Chronicle of the Middle East and North Africa

Gender Reassignment in Iran: A Growing Phenomenon

Gender reassignment is legal in Iran. Yet like in other Muslim nations, it has been a taboo there as well. The remarkable news on gender reassignment in Iran came out in 2010 when the Iranian Legal Medicine Organization (ILMO) announced that 270 Iranians have a sex change each year. Fifty-six percent of those with a ‘sexual disorder’ – an Iranian epithet for transsexuals and homosexuals – want to become females.

According to the ILMO, between 2006 and 2010, a total of 1,366 Iranians applied to the organization for a sex change license. On an annual basis, applications have risen from 170 in 2006 to 319 in 2010. No more data have been published, but the growing number suggests a continuing trend.

There are differing views on what has made Tehran the world’s gender reassignment capital. Some suggest that the ban on homosexuality in Iran is the cause. Some even claim that homosexuals are being forced to undergo surgical procedures, although no such cases have been reported.

In fact, the legal and medical process indicates the opposite. Others seek to explain the religious and legal context in which gender reassignment was made possible. According to this view, those with a so-called sexual disorder can freely opt for gender reassignment.

Legalizing gender reassignment began with a jurisprudential process. Ayatollah Khomeini‘s views played a key role in this regard. In the 1960s, he developed an argument on gender reassignment as one of the new phenomena (Omore Mostahdatheh) in Islamic jurisdiction. According to the fatwa (religious decree), he issued, gender reassignment is not inconsistent with Islamic jurisdiction. He viewed transsexuals as sick people who needed to be cured.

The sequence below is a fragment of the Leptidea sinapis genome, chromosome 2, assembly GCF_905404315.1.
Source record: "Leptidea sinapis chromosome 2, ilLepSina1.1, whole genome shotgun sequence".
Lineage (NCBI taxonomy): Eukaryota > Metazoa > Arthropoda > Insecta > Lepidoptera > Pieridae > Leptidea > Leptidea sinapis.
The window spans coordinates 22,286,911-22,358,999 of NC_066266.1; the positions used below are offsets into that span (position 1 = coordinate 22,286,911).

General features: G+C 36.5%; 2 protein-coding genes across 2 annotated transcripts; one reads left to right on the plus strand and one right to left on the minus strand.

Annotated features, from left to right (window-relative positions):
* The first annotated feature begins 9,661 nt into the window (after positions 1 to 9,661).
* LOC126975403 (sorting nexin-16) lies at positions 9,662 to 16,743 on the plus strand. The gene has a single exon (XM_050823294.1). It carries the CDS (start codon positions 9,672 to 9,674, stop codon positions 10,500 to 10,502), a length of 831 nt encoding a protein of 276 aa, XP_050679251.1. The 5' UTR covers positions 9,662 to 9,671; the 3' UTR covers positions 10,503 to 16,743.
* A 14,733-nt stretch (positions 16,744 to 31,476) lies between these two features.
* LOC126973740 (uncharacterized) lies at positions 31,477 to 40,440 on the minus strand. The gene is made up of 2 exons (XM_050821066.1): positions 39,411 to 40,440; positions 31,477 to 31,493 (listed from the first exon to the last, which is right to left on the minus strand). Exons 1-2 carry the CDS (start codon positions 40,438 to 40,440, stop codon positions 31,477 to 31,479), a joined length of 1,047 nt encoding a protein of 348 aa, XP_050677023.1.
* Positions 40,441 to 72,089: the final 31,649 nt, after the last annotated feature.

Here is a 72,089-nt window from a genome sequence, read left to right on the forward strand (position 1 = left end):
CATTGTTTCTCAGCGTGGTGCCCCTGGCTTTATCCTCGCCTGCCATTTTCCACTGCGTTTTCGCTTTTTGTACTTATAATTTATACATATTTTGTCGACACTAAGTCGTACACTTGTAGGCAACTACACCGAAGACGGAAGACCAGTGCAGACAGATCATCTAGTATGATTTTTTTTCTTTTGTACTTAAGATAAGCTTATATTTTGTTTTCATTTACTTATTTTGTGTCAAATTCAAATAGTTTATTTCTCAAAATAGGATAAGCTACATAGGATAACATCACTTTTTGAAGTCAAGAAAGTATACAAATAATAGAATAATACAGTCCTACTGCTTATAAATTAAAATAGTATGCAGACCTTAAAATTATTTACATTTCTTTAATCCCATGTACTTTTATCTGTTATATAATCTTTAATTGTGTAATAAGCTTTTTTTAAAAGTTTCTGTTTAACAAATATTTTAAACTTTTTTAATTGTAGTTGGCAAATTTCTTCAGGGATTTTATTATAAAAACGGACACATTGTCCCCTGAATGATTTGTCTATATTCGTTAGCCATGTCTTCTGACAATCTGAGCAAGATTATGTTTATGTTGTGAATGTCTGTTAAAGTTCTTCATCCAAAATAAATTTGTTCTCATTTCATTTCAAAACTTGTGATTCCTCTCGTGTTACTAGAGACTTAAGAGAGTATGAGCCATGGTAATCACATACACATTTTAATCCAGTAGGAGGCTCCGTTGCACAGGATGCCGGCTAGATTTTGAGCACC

After the 1979 revolution and the establishment of an Islamic republic, the Ayatollah’s spiritual guidance and accompanying pressure brought about change in various spheres of life, including gender identity. His religious authorization of medical intervention in transsexual cases in 1985 opened the doors for those seeking a sex change.

However, he predicated the authorization on two conditions: first, that the authenticity of transsexual sickness be proven through medical and psychiatric checks; and second, that gender reassignment should be complete. That is to say, it should turn the person into a complete male or female. Iran’s current supreme leader and many other Shia ulama (scholars) have the same attitude toward gender reassignment.

To change one’s gender, a legal process has to be completed. First, the person should be mentally assessed by at least two psychologists. After their approval, s/he should apply for a court-ordered sex change. The court in turn will ask the ILMO to check the person physically and mentally.

Following the approval of ILMO’s specialists, s/he will be granted a sex change license which s/he can use to undergo surgery at a hospital approved by the government. In Tehran alone, 13 doctors now specialize in the procedure. In addition, the government offers financial assistance. Last year, it allocated $647,000 to support sex-change patients.

Yet several challenges remain with regard to state policies and social attitudes toward gender reassignment. The first is the religious and hence cultural and social understanding of sexuality. Accordingly, there can only be males and females in heterosexual relationships, and anyone who deviates from this standard behaviourally or physiologically is sick and needs to be cured.

The second is the government’s definition of a sexual disorder, which applies to both transsexuals and homosexuals. This is despite the fact that homosexuals usually have no problem being attracted to the same sex and do not require gender reassignment. Although homosexuals do not appear to be forced to undergo sex-change procedures, neither are they free to express their sexual orientation openly. Reforming Islamic laws that relate to the treatment of homosexuality thus requires both a religious reformation and a theological intervention.

The third is the stigma that is still attached to transsexuals, although this has softened somewhat since Ayatollah Khomeini’s decree. Despite significant modernization, Iranian society is still resistant to new realities perceived as opposing its religious beliefs. As such, the sexual identities of transsexuals and especially homosexuals are not accepted. This, in turn, creates barriers to a more open policy towards those with a ‘sexual disorder’. Initiatives have been launched to change public attitudes, but there is still a great deal to be done.

Fanack Water Palestine